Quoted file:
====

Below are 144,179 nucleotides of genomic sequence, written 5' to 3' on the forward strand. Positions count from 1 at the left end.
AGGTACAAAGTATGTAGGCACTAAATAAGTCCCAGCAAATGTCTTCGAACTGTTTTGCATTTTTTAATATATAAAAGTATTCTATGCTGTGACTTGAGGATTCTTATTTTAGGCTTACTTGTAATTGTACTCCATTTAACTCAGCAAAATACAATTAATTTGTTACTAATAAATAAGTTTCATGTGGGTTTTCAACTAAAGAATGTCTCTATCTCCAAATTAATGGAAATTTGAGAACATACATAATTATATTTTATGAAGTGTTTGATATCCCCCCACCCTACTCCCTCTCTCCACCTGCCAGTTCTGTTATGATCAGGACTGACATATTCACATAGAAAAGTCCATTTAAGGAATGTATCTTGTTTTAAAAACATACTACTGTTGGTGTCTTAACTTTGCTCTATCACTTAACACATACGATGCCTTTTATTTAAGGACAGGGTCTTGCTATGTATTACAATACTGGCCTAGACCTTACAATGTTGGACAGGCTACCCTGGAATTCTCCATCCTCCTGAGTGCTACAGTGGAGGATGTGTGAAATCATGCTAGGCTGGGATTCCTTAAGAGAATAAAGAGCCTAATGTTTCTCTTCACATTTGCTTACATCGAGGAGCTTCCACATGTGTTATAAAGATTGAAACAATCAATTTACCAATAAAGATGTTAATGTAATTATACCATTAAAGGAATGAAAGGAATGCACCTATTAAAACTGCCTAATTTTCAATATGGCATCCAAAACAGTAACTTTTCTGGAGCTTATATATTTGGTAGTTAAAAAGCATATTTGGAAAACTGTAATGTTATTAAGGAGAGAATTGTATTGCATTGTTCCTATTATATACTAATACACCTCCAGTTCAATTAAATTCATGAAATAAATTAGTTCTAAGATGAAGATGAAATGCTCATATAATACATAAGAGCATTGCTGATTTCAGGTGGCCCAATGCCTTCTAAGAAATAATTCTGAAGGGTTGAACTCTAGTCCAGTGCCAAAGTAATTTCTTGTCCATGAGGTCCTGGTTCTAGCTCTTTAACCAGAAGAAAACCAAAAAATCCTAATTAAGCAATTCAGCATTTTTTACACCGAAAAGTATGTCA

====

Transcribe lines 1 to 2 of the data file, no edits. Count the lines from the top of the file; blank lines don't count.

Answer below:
Below are 144,179 nucleotides of genomic sequence, written 5' to 3' on the forward strand. Positions count from 1 at the left end.
AGGTACAAAGTATGTAGGCACTAAATAAGTCCCAGCAAATGTCTTCGAACTGTTTTGCATTTTTTAATATATAAAAGTATTCTATGCTGTGACTTGAGGATTCTTATTTTAGGCTTACTTGTAATTGTACTCCATTTAACTCAGCAAAATACAATTAATTTGTTACTAATAAATAAGTTTCATGTGGGTTTTCAACTAAAGAATGTCTCTATCTCCAAATTAATGGAAATTTGAGAACATACATAATTATATTTTATGAAGTGTTTGATATCCCCCCACCCTACTCCCTCTCTCCACCTGCCAGTTCTGTTATGATCAGGACTGACATATTCACATAGAAAAGTCCATTTAAGGAATGTATCTTGTTTTAAAAACATACTACTGTTGGTGTCTTAACTTTGCTCTATCACTTAACACATACGATGCCTTTTATTTAAGGACAGGGTCTTGCTATGTATTACAATACTGGCCTAGACCTTACAATGTTGGACAGGCTACCCTGGAATTCTCCATCCTCCTGAGTGCTACAGTGGAGGATGTGTGAAATCATGCTAGGCTGGGATTCCTTAAGAGAATAAAGAGCCTAATGTTTCTCTTCACATTTGCTTACATCGAGGAGCTTCCACATGTGTTATAAAGATTGAAACAATCAATTTACCAATAAAGATGTTAATGTAATTATACCATTAAAGGAATGAAAGGAATGCACCTATTAAAACTGCCTAATTTTCAATATGGCATCCAAAACAGTAACTTTTCTGGAGCTTATATATTTGGTAGTTAAAAAGCATATTTGGAAAACTGTAATGTTATTAAGGAGAGAATTGTATTGCATTGTTCCTATTATATACTAATACACCTCCAGTTCAATTAAATTCATGAAATAAATTAGTTCTAAGATGAAGATGAAATGCTCATATAATACATAAGAGCATTGCTGATTTCAGGTGGCCCAATGCCTTCTAAGAAATAATTCTGAAGGGTTGAACTCTAGTCCAGTGCCAAAGTAATTTCTTGTCCATGAGGTCCTGGTTCTAGCTCTTTAACCAGAAGAAAACCAAAAAATCCTAATTAAGCAATTCAGCATTTTTTACACCGAAAAGTATGTCA